In January of 2014, my trailblazing home state of Colorado became the first in the U.S. to allow the retail sale of cannabis for recreational use. After the voters approved Amendment 64, we heard numerous theories about Colorado’s future. Would the roads become less safe to drive? Would children be more susceptible to drug use? Would Colorado become a mecca for marijuana tourism, sending the entire state into a cloud of green smoke?
It’s been over a year and a half now and it’s still too soon to answer some of those questions (although the green cloud has made a few appearances). We are, however, starting to see some of the impacts legalization has had on Colorado. With recreational marijuana also legal in Washington and Alaska, and with future ballot measures likely in California and Massachusetts, the learnings from Colorado will certainly be under scrutiny.
In its first legal year, recreational marijuana in Colorado grew into a nearly $700-million industry. Obviously, there’ll be many impacts of this rapid change, but since car insurance is our specialty, we’re going to focus on what it could mean for drivers.
How is driving while high being enforced?
While it’s legal to possess and consume certain amounts of cannabis in Colorado, it definitely isn’t legal to drive while high. After a lengthy debate about how to regulate drugged driving, Colorado lawmakers established a legal limit of 5 nanograms of THC (the active ingredient in cannabis) per milliliter of blood.
Law enforcement officers in Colorado have been trained to recognize the signs of THC intoxication and have the authority to make arrests if someone is clearly impaired. In some cases, drivers suspected of being under the influence may be asked to take a blood test to measure their THC level. Exceeding the limit doesn’t mean an automatic DUI conviction — drivers have the right to argue their case and let a jury decide whether they’re guilty of impaired driving — but it will result in a drivers license being revoked. Add in the DMV fees to reinstate your license and the criminal defense costs associated with a DUI and drugged driving in Colorado will cost you big time.
The debate about the fairness of the 5-nanogram legal THC limit is ongoing (and passionate, to say the least). Colorado and Washington have passed the same limit, saying it’s essential to fighting an increase in drugged driving rates. But opponents say marijuana can’t be regulated like alcohol because THC stays in the system long after impairment wears off.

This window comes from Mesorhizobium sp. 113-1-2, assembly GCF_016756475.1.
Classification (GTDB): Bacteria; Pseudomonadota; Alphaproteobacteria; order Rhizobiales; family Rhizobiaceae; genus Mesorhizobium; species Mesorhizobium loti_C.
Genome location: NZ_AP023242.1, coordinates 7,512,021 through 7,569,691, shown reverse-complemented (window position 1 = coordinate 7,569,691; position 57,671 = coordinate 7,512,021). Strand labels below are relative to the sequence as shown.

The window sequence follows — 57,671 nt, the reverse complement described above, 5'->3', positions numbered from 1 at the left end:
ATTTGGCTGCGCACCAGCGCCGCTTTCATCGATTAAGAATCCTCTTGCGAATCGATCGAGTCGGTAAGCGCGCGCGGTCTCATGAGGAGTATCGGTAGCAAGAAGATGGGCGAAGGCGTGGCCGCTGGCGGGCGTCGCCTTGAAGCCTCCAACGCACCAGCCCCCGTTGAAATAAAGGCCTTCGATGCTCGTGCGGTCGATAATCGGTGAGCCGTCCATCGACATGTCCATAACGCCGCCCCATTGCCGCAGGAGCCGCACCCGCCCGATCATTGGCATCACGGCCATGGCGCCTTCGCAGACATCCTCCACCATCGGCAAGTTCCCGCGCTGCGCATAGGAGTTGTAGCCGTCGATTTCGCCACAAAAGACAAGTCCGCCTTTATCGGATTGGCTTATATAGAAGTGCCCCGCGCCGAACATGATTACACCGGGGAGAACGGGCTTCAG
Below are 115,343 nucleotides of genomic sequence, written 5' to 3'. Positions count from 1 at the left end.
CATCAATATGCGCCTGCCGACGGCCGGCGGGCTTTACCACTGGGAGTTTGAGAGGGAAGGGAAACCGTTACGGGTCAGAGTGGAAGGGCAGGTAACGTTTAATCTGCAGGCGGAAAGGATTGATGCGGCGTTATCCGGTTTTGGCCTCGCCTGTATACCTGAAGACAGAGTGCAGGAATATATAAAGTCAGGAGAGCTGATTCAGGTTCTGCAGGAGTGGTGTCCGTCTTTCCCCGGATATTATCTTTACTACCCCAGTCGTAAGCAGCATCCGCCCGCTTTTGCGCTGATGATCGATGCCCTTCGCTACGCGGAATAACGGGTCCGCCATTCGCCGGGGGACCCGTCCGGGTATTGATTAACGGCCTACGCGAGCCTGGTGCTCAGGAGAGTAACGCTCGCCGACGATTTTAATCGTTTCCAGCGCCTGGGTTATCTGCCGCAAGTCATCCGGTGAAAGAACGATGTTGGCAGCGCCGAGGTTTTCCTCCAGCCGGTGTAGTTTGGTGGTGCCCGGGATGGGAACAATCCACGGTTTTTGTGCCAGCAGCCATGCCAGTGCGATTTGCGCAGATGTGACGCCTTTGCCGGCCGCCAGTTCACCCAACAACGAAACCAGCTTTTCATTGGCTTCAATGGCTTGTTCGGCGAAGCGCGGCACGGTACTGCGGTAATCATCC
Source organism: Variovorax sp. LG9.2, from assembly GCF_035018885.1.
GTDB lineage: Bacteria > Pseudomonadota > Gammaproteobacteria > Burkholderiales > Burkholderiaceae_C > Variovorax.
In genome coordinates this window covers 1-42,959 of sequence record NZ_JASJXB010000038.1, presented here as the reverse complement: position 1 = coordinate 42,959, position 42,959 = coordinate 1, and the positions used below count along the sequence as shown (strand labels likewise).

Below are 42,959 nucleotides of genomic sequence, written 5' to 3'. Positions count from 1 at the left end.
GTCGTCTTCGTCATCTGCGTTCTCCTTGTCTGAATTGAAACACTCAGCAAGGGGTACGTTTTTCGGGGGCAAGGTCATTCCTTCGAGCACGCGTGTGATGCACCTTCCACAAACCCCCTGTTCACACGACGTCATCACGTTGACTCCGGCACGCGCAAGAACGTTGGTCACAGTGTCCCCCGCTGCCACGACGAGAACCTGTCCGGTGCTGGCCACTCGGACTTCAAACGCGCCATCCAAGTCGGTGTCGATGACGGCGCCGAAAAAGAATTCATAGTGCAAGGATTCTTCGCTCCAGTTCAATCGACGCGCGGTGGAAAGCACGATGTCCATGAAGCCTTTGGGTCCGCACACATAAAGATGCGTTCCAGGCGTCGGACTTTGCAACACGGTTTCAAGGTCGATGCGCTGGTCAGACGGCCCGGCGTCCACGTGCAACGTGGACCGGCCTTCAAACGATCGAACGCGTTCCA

Whichever side of the debate you fall on, it’s likely to be an ongoing conversation in states considering legalization.
Has drugged-driving enforcement cost the taxpayers?
Yes, but only the taxpayers who frequent pot shops. The funding increase for drugged-driving enforcement has come from marijuana sales taxes, and Colorado has used this money to provide officers with advanced training to recognize impaired drivers. Other than that, the Colorado Department of Transportation (CDOT) hasn’t seen any major increases in its budget for enforcing impaired driving.
Will legalization affect car insurance rates?
If you’re convicted of drugged driving, yes. These convictions are typically treated like alcohol-related DUIs, so offenders will likely see increased rates. Though the correlation between recreational marijuana being legal and a higher accident risk is still uncertain, it’s unlikely that car insurance rates will rise statewide for those who haven’t been convicted of a marijuana-related DUI.
Has legalization increased DUI rates?
According to CDOT, it’s too soon to tell. More data will need to be collected in the months and years to come before we know for sure. Earlier this year, however, the Denver Post reported that 12 percent of DUI cases in 2014 involved suspected marijuana use. Findings on the risks and impacts of drugged driving have been hazy and sometimes contradictory, which is why the National Highway Traffic Safety Administration (NHTSA) is conducting ongoing national research on the subject.
Current studies show that drugged driving appears to be on the rise. But, even though cannabis users had a twenty-five percent greater chance of being in a crash than nonusers, the higher risk could be attributed to other factors, like age or gender. Future research is needed to get a clear answer. So, in other words, stay tuned.
Know the rules
If you live in a state where cannabis is legal, study up. The rules for driving with, possessing, and using marijuana vary widely from state to state and even city to city. There is one common denominator, though: drugged driving is illegal in every state, regardless of pot laws. So, if you’re convicted, you’ll face the consequences (including higher insurance rates). With apps like Canary, it’s easier than ever to gauge your impairment, so if you plan to partake, don’t get behind the wheel.